I’ve succumbed to the Audible habit and the first audiobook (which I got for free) was Dan Brown’s The Lost Symbol, to save me buying it really, I was trying to convince myself not to, but Dan Brown is a habit like chocolate eating. Anyway, The Lost Symbol audiobook is unabridged (and hence very long) and the reading, well, it takes some getting used to, the narrator talks very very fast, only slowing down to labour a point, he was talking so fast that at first I had trouble understanding what he was actually saying, as if the book was so long as it was already, that the narrator had been told to read it really quickly to save time. But once you get into the story, your mind tunes into the speed of delivery and you get used to it, poor Mr. Lacer though, obviously not listening to the story, absolutely hated me listening to it, because to him it sounded liked unintelligible gibberish.
The actual story, well it’s back into the world of symbologist Professor Robert Langdon, slightly 24 style, we follow the events over one night in Washington D.C. Langdon has been called to DC by his Freemason friend Peter Solomon to give a lecture, oh and to return that mysterious tiny package whilst you’re at it. Of course all is not what it seems.
Considering the story takes place over one night and this is a long book, therefore either Robert Langdon is literally tearing from one fast moving event to another or not that much happens and he just stands around either lecturing people or being lectured at, for chapter upon chapter upon chapter, you guess which one. Yep, it’s the lecturing. Quite early on in the book Langdon discovers a severed hand, instead of trying to quickly move to find the owner of the severed hand, Langdon stands over the hand for chapters discussing very possibly everything under the sun with a director from the CIA and I’m sitting there listening it, thinking “Get a move on!”. The story does, eventually, move on from the scene with the severed hand and we have Langdon and various Freemason characters fleeing and/or aiding the CIA (between lectures) in an attempt to find Langdon’s friend Peter Solomon and the person responsible for the lack of hand, someone who is after far more.
The story looks at Freemasonary very heavily and whereas Dan Brown’s other Langdon books have a tendency to annoy their subject matter, Freemasonary is treated in an extremely positive light here. It also looks at the subject of noetic science, the study of the effects of human consciousness, looking at the human mind’s ability to control the world around them, just by thought. Brown combines the two subjects, looking at the very definition of God (yes, heavy subject matter for an ‘airport’ book) and that’s where the book gets a bit too much, a bit too preachy, specially towards the very end. It’s also a complete love story towards Washington D.C. itself, all very ‘look how great the people who built it were’, which is probably great for an American audience, maybe not so interesting for an international one.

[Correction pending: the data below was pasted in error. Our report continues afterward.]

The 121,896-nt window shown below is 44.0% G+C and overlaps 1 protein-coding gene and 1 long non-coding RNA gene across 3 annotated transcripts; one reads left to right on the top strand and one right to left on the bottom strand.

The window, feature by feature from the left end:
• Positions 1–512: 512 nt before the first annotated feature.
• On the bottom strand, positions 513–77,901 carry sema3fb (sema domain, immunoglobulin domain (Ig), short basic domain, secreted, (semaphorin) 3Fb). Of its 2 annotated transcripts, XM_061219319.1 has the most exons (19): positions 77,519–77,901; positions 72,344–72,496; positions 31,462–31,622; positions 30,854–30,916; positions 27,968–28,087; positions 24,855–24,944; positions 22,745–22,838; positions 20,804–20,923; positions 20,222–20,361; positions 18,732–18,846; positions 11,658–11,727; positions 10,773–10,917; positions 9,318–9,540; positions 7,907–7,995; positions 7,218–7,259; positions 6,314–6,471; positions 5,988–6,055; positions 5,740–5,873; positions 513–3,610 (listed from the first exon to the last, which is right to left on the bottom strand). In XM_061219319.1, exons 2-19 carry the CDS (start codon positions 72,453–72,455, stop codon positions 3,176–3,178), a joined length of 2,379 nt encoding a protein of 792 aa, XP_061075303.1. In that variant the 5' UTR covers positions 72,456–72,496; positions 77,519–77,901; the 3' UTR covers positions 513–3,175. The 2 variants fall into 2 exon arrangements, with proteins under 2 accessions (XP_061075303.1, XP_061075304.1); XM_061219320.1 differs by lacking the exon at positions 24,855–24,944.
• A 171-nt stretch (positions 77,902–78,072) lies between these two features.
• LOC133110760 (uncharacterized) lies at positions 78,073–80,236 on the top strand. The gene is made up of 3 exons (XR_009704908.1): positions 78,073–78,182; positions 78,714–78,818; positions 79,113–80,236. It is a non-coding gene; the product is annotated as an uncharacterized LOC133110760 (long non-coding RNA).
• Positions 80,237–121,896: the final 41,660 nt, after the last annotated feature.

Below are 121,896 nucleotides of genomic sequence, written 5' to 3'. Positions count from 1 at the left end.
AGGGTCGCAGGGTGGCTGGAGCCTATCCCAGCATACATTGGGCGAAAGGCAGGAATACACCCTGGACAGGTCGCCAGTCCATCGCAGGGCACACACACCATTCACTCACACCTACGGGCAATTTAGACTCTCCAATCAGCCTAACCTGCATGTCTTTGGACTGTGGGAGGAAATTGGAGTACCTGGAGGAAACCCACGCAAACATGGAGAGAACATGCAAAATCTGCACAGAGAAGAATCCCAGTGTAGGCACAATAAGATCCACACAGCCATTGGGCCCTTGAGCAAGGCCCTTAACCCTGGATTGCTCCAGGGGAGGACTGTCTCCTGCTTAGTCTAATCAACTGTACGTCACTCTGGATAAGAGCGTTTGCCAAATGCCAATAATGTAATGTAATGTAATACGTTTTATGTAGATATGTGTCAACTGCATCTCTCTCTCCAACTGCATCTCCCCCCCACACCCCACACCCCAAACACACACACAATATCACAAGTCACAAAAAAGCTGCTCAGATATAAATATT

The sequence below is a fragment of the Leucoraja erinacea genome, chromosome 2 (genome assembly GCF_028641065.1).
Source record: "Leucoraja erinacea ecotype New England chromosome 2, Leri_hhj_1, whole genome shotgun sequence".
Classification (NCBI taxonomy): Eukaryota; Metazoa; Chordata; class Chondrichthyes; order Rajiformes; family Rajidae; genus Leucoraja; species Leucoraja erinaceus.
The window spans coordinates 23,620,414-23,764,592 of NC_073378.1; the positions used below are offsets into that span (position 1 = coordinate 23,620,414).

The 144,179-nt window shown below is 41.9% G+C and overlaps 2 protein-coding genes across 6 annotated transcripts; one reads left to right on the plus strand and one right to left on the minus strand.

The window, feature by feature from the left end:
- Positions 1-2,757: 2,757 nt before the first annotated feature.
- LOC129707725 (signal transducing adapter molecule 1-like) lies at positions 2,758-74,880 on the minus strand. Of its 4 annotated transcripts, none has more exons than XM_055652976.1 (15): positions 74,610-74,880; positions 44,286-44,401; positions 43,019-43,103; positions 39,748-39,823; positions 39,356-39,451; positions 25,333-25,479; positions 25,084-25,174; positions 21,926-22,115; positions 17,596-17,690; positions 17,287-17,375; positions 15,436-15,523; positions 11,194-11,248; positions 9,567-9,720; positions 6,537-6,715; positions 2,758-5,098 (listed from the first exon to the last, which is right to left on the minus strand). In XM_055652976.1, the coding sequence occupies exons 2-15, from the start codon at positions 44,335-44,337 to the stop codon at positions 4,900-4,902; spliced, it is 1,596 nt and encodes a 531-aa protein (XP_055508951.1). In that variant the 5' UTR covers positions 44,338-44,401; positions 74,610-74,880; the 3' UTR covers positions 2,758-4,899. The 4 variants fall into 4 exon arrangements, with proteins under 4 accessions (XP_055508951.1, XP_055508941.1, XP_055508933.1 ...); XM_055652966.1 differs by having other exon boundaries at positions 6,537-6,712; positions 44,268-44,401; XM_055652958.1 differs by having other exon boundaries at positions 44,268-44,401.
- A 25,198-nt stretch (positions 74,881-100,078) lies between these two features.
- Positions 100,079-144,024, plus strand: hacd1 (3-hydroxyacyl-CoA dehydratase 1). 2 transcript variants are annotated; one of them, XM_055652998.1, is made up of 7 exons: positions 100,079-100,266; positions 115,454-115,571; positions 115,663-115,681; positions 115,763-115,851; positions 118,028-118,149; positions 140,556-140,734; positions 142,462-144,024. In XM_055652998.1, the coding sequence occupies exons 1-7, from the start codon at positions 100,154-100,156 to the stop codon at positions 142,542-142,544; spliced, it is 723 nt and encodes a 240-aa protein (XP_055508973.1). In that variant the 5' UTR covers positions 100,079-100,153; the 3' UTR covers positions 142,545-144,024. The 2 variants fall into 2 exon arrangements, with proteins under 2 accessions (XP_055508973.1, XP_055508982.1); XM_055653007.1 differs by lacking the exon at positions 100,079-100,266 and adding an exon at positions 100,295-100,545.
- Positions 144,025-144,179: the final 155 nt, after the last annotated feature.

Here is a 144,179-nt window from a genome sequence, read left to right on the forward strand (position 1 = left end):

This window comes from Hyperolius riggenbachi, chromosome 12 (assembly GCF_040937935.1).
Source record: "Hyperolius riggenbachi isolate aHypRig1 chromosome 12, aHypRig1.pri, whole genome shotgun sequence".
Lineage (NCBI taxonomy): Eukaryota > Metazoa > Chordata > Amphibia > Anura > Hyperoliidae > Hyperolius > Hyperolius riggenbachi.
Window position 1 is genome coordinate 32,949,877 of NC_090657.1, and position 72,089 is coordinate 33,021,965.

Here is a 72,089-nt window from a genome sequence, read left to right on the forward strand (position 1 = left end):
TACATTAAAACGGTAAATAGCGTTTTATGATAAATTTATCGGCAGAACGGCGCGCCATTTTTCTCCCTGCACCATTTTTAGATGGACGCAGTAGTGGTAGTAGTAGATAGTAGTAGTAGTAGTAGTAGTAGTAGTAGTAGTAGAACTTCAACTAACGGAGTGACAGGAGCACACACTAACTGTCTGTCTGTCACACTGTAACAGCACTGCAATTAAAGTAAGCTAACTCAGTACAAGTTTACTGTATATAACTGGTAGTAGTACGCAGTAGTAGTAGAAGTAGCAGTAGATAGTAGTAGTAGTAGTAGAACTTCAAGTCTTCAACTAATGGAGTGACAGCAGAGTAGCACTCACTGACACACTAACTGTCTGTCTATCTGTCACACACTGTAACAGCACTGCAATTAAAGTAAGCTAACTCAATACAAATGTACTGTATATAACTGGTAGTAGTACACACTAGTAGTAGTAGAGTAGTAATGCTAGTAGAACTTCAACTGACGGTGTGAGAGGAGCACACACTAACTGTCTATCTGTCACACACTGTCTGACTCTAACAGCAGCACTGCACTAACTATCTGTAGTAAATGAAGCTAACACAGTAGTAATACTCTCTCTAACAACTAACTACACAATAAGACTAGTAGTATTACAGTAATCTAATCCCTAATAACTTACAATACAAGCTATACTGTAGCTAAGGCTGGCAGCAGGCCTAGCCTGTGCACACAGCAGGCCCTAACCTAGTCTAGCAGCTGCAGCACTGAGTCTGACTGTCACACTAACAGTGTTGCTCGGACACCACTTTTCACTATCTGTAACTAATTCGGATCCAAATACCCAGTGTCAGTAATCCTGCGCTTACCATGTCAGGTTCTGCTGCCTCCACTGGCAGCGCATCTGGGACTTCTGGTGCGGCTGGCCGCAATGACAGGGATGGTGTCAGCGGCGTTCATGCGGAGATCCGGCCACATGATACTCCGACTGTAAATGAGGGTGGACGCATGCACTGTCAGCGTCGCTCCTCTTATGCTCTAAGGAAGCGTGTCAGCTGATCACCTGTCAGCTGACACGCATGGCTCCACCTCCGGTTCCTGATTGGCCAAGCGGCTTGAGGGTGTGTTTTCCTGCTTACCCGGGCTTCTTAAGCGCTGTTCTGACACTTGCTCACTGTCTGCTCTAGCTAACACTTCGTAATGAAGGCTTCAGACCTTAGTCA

Even for all my moaning, it was an interesting book, fun to listen to and fairly thought provoking, the actual plot (when you could dig it out from amongst all the lecturing) was quite good, even though some of the plot twists were obvious and the *shocking* reasoning why the CIA must go after the bad guy, actually not that shocking, I could understand the CIA’s reasoning but I couldn’t understand the other characters extreme reaction to it, once they had learnt it as well. As for the American public, if they had found out the ‘reason’, would they really have been that surprised? Maybe I’m too much of a Brit, naturally suspicious of the people in power anyway.
From a (trainee) writer’s prospective, I found it particularly interesting the two scenes, one where Langdon is underground in a series of basement corridors and the other in a massive dark lab with literally no light, in the book which I’ve just finished the first draft of there’s quite a few scenes involving underground passageways and one scene involving a large area (in my case a cave) with absolutely no light. It was consequently rather ‘spooky’ to see someone else use two scene set ups I had also used, although my book is set in Ancient Egypt and doesn’t (thankfully) go anywhere near the same plot line as The Lost Symbol, althoughboth manage to invoke the Egyptian God Amun. Oh well, just an interesting example about how the same (or similar) scenes can pop up unintentionally in two completely different stories.